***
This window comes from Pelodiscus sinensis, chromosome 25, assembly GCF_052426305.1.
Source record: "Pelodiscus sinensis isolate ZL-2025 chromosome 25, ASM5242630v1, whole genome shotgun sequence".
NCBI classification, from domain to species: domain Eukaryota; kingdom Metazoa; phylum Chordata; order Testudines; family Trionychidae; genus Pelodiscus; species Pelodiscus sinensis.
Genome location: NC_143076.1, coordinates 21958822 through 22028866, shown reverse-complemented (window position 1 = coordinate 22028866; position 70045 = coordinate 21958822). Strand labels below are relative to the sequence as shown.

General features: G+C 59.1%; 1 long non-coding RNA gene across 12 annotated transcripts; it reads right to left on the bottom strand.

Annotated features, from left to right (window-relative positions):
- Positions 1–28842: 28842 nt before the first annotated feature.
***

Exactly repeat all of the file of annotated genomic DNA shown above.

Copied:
This window comes from Pelodiscus sinensis, chromosome 25, assembly GCF_052426305.1.
Source record: "Pelodiscus sinensis isolate ZL-2025 chromosome 25, ASM5242630v1, whole genome shotgun sequence".
NCBI classification, from domain to species: domain Eukaryota; kingdom Metazoa; phylum Chordata; order Testudines; family Trionychidae; genus Pelodiscus; species Pelodiscus sinensis.
Genome location: NC_143076.1, coordinates 21958822 through 22028866, shown reverse-complemented (window position 1 = coordinate 22028866; position 70045 = coordinate 21958822). Strand labels below are relative to the sequence as shown.

General features: G+C 59.1%; 1 long non-coding RNA gene across 12 annotated transcripts; it reads right to left on the bottom strand.

Annotated features, from left to right (window-relative positions):
- Positions 1–28842: 28842 nt before the first annotated feature.